Upon the questions the other assignments raise the admission into evidence of statements made by and letters written by and to the witness Hamilton, in impeachment of his testimony, the matter stands, we think, quite differently. Without these admissions, the Government's case was almost, if not quite, fatally lacking in the clear and convincing proof of that high order of credibility which the nature of the charge and the state of defendant's proof, demanded. The admission into evidence of these statements and letters was fatally damaging to defendant, and if their admission was erroneous, a reversal is required. A brief summary of the evidence on the crucial point, the claimed arrangement between Martinez and the defendant for guarding the still, and shooting it out with officers will show, inescapably, we think at once the damaging character and the complete inadmissibility of this proof. Hamilton's statements aside, there is no proof in the record directly or circumstantially in any way tending to support the Government's claim, except the testimony of three persons, who were inmates of the jail in which defendant was confined, who testified to having had or heard conversations in which he made admissions as to his connection and arrangements with Martinez. Cf. Cokeley v. State, 87 Tex.Crim. R., 220 S.W. 1099. One of these persons was Richard Palmer, an habitual offender, then serving a life sentence for murder, who testified in substance that in one conversation the defendant had told him; that he had a fellow named Pete Martinez working for him; that when the officers came and arrested him, and one stayed with him, and the other went off, he knew at the time the officer left that his life was in danger if he went in that direction; that the Mexican was waiting down there with a gun he had furnished him, or knew something about, and that the Mexican was a good shot; he said he could distinguish the shots, one of them was his gun, and he said he knew at the time the shooting occurred that the man's life was in danger, because the Mexican shot first. He further testified that in a subsequent conversation the defendant told him the Mexican was working for him at the still, and was supposed to carry water and watch the trail that led to the still. "He told me for what purpose the Mexican was supposed to watch it. He said if anybody came up to the still or near the Mexican who was watching, he was supposed to lookout, and if anybody, did not necessarily mean officers, came onto his trail he was supposed to shoot once, as a warning shot, to give them an opportunity to go away, and then if the party did not leave, to shoot, and shoot to kill." At another time the defendant told him that if it had been some other officer, except the one that it was, he would have given him warning, and told him not to go there where the Mexican was. "He said he did not mind seeing this particular officer walking that way into a death trap."

Another one was Kohutek, confined in the jail for a misdemeanor. He testified that as trusty he had the privilege of going all around the jail, and he got acquainted with Richard Palmer while in jail; that while in the runaround outside the cells he heard conversations between the defendant and Palmer, with regard to the killing of a Federal Officer and the operation of a still; that the defendant stated that he heard the shooting and the rapid firing, and he said he knew it must have been the Mexican shooting because he knew that gun would never miss; that he heard that gun first. "He said he knew that gun would never miss and that he put the Mexican down there for a guard, for a lookout man. He said that when he put the Mexican down there he was safe, that nobody would ever get up to the still"; that he heard a conversation about killing a Federal officer and that appellant made the remark "the Goddamn son of a bitch was dead, and would never bother nobody else"; that he also said he was expecting a raid on the still by Federal officers. On cross examination Kohutek said the conversation between Palmer and Young all happened at one time, the night he was standing there.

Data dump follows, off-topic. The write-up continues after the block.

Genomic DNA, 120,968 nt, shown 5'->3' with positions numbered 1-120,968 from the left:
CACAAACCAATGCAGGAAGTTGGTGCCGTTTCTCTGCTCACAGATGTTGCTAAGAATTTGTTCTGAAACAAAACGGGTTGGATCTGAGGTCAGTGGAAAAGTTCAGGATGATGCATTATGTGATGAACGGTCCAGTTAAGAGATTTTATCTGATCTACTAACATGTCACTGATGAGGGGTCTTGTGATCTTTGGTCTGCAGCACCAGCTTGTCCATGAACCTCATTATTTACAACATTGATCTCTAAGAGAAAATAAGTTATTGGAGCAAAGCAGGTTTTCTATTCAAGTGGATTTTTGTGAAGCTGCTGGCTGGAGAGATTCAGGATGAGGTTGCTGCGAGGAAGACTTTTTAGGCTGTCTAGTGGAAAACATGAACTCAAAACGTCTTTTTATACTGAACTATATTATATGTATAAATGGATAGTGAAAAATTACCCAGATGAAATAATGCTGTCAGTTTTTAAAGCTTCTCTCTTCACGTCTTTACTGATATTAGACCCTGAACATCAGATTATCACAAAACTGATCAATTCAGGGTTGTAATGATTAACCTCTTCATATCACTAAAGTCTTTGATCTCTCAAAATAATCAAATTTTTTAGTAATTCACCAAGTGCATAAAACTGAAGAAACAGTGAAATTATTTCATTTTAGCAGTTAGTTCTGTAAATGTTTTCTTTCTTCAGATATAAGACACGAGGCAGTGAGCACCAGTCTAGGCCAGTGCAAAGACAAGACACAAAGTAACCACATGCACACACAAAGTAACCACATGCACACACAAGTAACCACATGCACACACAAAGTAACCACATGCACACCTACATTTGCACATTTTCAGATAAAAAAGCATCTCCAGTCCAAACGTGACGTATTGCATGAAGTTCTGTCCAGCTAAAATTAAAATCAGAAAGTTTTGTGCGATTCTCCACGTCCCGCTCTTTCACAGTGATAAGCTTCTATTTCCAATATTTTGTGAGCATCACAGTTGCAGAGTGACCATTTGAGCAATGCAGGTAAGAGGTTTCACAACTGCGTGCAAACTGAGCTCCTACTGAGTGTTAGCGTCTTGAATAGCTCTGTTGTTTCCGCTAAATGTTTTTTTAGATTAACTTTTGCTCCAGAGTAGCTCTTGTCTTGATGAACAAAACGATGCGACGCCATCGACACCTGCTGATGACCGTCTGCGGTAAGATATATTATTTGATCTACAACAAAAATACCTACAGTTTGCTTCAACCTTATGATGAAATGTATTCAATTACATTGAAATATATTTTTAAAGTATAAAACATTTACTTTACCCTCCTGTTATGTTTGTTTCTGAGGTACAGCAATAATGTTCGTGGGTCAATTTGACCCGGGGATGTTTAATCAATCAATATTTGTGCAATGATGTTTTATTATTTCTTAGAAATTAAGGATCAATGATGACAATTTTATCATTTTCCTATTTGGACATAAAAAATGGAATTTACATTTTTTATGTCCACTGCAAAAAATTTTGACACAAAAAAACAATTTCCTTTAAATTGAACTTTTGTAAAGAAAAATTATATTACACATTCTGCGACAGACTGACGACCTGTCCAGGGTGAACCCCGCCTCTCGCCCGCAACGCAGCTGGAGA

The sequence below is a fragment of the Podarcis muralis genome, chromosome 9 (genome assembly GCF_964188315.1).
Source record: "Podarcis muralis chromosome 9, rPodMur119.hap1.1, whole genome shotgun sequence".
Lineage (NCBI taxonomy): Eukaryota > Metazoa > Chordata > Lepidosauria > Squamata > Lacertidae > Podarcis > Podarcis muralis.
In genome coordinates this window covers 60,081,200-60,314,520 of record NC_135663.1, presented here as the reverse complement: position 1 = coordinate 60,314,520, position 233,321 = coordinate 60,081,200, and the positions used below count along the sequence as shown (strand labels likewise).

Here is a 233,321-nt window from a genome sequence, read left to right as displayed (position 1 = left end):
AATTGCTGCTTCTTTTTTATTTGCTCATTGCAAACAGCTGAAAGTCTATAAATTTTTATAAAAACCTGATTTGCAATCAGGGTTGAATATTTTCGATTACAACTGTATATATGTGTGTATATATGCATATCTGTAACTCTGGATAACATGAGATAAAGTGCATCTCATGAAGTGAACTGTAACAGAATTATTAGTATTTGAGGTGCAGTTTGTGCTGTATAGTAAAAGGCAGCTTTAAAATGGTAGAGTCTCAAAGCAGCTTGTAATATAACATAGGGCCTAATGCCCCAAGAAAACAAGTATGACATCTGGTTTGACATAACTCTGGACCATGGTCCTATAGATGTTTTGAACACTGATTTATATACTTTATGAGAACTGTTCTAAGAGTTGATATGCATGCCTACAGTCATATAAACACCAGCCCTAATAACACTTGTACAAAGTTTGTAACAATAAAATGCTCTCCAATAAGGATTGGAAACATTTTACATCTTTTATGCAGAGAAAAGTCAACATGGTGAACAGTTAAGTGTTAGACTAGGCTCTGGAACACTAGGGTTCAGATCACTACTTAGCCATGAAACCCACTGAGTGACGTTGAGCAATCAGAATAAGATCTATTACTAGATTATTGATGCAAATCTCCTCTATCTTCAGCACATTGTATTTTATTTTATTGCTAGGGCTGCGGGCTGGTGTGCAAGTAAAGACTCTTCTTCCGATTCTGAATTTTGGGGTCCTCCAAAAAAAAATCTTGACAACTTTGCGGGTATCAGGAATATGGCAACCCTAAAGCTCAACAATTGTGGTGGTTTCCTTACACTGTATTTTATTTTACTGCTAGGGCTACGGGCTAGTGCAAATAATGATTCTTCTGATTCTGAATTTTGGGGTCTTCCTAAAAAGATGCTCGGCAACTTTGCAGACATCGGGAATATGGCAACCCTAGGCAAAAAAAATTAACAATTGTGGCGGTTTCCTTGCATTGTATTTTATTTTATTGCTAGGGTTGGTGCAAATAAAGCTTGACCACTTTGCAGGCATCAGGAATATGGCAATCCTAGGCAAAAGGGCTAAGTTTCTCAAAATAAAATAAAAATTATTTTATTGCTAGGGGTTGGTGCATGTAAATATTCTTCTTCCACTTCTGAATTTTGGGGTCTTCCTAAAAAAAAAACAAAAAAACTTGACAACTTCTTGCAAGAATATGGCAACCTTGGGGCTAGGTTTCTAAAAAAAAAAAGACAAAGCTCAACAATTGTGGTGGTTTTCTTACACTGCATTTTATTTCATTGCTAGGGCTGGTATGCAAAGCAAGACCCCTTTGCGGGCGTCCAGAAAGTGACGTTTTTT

The third was B.L. Vann, in jail 45 days for drunkenness. He testified that while in jail he heard the defendant make statements with reference to operating a still and the killing of a Federal officer. "The defendant said he had a Mexican working for him; the Mexican was operating the still or fixing to operate it; that he heard two shots and recognized his gun when it was fired; that it was his but he had sold it to the Mexican and that the Mexican was on guard working for him."

Other testimony of the Government was indeed sufficient to connect Martinez with defendant and the still, and defendant in some way with the gun Martinez had, but this was all that it did. But aside from Hamilton nobody testified to knowing of or overhearing any arrangement between Martinez and defendant for guarding the still or shooting it out with officers.

In addition to this lack of positive testimony in support of the Government's theory of guilt, and the character of the witnesses who had testified to defendant's admissions, the Government further weakened its case by offering as a confession of defendant's, his exculpatory statements; that though Martinez came around the still often, and drank some whiskey, and had been there about thirty minutes before the officers came up; that though the gun Martinez shot with had been defendant's he had some time before traded it to Martinez; and that Martinez was not working for him, and that he had never given any instructions to Martinez as to guarding the still or shooting it out with officers.